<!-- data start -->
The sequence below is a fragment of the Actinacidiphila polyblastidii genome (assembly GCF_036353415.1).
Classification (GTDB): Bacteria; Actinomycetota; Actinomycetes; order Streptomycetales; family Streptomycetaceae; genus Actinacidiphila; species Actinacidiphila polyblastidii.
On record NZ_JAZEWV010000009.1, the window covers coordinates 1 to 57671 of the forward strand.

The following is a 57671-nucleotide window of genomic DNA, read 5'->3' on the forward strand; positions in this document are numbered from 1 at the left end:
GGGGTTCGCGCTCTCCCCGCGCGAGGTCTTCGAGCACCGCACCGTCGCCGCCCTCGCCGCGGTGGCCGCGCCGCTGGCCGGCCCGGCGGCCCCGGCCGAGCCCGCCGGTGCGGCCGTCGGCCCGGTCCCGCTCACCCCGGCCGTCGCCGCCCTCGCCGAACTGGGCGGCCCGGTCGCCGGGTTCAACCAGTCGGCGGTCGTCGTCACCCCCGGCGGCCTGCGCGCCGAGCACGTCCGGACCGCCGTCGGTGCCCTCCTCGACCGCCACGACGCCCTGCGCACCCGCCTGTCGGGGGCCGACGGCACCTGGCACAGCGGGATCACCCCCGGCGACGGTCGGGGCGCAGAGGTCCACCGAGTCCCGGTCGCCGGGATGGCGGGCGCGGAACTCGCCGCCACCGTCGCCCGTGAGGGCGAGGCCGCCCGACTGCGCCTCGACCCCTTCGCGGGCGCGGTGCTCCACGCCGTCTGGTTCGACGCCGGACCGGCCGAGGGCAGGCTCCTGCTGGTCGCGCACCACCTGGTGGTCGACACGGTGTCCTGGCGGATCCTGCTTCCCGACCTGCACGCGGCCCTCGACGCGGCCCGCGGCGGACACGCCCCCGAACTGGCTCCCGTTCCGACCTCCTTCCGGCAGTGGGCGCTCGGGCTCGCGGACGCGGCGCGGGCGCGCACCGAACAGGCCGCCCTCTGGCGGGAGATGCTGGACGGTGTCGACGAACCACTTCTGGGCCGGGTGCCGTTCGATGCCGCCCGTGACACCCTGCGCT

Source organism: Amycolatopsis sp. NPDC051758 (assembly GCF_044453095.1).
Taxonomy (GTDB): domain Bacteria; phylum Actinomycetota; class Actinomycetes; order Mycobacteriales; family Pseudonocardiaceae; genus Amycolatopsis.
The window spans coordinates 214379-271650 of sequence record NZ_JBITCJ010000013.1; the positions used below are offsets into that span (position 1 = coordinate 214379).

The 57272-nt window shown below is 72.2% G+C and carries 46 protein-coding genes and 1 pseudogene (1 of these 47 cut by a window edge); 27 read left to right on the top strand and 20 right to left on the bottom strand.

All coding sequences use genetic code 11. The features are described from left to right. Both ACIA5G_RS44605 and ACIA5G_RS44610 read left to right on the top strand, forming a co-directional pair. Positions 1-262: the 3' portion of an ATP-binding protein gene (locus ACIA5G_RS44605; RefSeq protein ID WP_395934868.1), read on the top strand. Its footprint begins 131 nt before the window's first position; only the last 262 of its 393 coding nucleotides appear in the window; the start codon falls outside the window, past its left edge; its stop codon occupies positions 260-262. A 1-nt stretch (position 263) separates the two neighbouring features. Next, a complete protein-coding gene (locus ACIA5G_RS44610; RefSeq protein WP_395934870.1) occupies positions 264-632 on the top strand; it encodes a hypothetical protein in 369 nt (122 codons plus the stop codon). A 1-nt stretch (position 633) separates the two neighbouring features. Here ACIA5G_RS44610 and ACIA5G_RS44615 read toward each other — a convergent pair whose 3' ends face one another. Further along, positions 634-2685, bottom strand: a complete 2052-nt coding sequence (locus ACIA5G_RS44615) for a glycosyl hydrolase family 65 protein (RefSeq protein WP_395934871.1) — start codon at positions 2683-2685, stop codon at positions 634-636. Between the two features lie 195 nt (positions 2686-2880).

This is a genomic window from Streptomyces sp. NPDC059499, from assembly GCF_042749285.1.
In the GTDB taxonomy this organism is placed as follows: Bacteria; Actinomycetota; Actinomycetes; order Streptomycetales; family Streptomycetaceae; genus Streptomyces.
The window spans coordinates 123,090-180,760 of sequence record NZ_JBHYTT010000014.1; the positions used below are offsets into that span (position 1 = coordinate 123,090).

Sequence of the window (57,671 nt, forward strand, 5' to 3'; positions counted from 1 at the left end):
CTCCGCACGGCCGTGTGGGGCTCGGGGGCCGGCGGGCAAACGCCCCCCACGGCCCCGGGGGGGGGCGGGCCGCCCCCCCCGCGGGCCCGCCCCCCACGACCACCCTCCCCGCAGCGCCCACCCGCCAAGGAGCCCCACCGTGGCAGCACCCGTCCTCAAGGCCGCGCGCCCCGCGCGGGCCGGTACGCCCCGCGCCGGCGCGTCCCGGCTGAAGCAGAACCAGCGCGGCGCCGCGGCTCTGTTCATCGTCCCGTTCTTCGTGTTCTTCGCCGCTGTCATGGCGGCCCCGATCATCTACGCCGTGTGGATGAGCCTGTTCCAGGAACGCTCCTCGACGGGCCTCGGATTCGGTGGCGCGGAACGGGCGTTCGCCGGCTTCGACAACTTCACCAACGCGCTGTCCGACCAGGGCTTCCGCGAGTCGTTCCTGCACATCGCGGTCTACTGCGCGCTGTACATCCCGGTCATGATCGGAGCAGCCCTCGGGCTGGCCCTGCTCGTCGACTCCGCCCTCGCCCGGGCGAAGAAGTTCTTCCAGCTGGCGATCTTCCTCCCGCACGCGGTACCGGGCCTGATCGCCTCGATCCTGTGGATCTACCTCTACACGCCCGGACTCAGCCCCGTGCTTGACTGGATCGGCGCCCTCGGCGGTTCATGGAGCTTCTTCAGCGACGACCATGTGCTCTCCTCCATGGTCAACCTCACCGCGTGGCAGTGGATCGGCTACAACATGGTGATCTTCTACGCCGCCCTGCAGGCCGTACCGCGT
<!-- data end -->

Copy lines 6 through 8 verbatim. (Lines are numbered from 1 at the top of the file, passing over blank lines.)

Source organism: Amycolatopsis sp. NPDC051758 (assembly GCF_044453095.1).
Taxonomy (GTDB): domain Bacteria; phylum Actinomycetota; class Actinomycetes; order Mycobacteriales; family Pseudonocardiaceae; genus Amycolatopsis.
The window spans coordinates 214379-271650 of sequence record NZ_JBITCJ010000013.1; the positions used below are offsets into that span (position 1 = coordinate 214379).